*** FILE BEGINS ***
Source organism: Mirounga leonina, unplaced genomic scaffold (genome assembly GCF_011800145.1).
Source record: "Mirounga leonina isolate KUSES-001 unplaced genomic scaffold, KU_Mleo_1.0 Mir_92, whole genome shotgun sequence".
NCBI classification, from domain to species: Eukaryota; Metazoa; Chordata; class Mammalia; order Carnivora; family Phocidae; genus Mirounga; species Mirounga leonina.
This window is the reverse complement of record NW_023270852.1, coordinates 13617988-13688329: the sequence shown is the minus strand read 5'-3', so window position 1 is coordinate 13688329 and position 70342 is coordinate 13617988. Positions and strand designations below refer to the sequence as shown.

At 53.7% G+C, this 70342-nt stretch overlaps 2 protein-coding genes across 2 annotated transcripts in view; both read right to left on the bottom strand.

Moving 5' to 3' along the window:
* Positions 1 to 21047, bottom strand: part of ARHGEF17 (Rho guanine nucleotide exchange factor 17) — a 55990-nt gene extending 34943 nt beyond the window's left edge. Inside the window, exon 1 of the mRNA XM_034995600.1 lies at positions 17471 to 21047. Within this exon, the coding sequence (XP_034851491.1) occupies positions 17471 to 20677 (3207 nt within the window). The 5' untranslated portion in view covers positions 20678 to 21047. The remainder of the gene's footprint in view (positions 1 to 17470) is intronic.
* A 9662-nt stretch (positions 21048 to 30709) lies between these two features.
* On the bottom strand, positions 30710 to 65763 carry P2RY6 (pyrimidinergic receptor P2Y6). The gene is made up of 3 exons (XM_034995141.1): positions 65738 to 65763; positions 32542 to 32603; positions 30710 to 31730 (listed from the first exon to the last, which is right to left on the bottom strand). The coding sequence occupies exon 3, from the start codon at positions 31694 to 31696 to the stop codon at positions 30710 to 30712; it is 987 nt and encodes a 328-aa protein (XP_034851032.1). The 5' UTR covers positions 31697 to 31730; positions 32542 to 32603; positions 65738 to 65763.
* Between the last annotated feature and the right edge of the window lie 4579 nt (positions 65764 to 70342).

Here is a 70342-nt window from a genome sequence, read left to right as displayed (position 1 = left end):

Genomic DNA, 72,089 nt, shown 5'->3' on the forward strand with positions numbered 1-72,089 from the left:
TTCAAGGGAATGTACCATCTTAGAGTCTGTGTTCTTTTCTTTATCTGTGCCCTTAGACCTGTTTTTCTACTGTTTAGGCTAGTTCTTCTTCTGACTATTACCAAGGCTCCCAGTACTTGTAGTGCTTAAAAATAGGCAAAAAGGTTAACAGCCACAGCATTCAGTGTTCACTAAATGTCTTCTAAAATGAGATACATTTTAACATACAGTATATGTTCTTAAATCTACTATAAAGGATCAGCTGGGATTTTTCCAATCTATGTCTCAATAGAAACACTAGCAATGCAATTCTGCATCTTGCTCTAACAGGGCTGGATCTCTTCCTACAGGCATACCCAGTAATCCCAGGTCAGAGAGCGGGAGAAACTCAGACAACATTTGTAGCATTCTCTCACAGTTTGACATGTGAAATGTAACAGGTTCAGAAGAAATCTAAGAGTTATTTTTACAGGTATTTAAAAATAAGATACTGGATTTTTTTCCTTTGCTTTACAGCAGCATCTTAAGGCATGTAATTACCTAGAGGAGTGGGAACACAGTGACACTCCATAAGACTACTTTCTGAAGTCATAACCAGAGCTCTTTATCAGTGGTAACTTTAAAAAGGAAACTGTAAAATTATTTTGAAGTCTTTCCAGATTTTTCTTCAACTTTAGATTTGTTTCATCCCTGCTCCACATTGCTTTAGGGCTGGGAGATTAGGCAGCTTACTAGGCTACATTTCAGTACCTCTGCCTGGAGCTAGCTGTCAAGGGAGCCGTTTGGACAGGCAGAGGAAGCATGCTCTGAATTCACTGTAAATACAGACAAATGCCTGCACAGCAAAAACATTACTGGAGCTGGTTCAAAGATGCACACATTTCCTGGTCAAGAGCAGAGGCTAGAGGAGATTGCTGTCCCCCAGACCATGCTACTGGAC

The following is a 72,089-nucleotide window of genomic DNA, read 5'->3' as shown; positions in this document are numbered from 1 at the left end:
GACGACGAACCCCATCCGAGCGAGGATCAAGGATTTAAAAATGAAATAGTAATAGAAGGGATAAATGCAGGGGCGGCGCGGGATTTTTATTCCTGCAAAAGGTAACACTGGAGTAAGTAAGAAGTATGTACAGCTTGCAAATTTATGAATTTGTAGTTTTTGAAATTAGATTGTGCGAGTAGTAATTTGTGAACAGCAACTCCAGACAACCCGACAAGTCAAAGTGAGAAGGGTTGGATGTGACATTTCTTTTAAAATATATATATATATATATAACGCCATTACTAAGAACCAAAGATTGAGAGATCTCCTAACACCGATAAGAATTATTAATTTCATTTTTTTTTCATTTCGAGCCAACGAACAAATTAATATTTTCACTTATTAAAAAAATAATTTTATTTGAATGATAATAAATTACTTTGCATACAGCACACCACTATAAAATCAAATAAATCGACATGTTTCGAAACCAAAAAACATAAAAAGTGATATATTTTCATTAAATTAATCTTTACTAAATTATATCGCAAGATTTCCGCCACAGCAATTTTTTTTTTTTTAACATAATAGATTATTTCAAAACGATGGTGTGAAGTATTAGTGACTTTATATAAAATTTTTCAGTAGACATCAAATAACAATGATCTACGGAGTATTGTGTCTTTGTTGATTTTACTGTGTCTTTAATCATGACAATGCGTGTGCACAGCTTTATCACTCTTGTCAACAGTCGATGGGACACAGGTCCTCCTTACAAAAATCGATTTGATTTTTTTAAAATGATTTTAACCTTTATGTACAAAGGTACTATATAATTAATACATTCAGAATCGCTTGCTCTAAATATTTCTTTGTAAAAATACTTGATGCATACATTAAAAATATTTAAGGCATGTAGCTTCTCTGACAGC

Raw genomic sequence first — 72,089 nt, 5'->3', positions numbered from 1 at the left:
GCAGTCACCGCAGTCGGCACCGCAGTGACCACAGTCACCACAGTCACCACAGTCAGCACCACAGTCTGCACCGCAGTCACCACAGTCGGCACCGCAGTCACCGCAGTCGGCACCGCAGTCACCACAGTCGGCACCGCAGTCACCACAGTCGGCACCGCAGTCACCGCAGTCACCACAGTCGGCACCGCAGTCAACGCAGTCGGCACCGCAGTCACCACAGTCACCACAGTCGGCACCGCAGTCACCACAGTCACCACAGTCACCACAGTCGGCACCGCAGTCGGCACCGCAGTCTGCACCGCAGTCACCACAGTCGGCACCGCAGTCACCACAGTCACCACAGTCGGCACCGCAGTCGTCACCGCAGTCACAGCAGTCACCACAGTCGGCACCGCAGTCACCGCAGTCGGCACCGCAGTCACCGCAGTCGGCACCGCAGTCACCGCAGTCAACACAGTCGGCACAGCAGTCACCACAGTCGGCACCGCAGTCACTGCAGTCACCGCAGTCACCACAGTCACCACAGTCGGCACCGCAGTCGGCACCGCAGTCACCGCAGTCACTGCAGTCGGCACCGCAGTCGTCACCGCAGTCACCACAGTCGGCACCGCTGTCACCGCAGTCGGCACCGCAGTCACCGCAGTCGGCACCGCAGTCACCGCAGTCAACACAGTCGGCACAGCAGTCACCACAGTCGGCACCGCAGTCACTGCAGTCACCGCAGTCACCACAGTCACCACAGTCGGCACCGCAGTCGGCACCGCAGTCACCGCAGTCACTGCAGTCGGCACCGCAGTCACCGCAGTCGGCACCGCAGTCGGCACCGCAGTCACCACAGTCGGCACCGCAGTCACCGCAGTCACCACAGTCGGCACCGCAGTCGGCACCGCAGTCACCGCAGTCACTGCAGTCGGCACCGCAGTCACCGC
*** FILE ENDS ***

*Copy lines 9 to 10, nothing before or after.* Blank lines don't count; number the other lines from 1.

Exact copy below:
* On the bottom strand, positions 30710 to 65763 carry P2RY6 (pyrimidinergic receptor P2Y6). The gene is made up of 3 exons (XM_034995141.1): positions 65738 to 65763; positions 32542 to 32603; positions 30710 to 31730 (listed from the first exon to the last, which is right to left on the bottom strand). The coding sequence occupies exon 3, from the start codon at positions 31694 to 31696 to the stop codon at positions 30710 to 30712; it is 987 nt and encodes a 328-aa protein (XP_034851032.1). The 5' UTR covers positions 31697 to 31730; positions 32542 to 32603; positions 65738 to 65763.
* Between the last annotated feature and the right edge of the window lie 4579 nt (positions 65764 to 70342).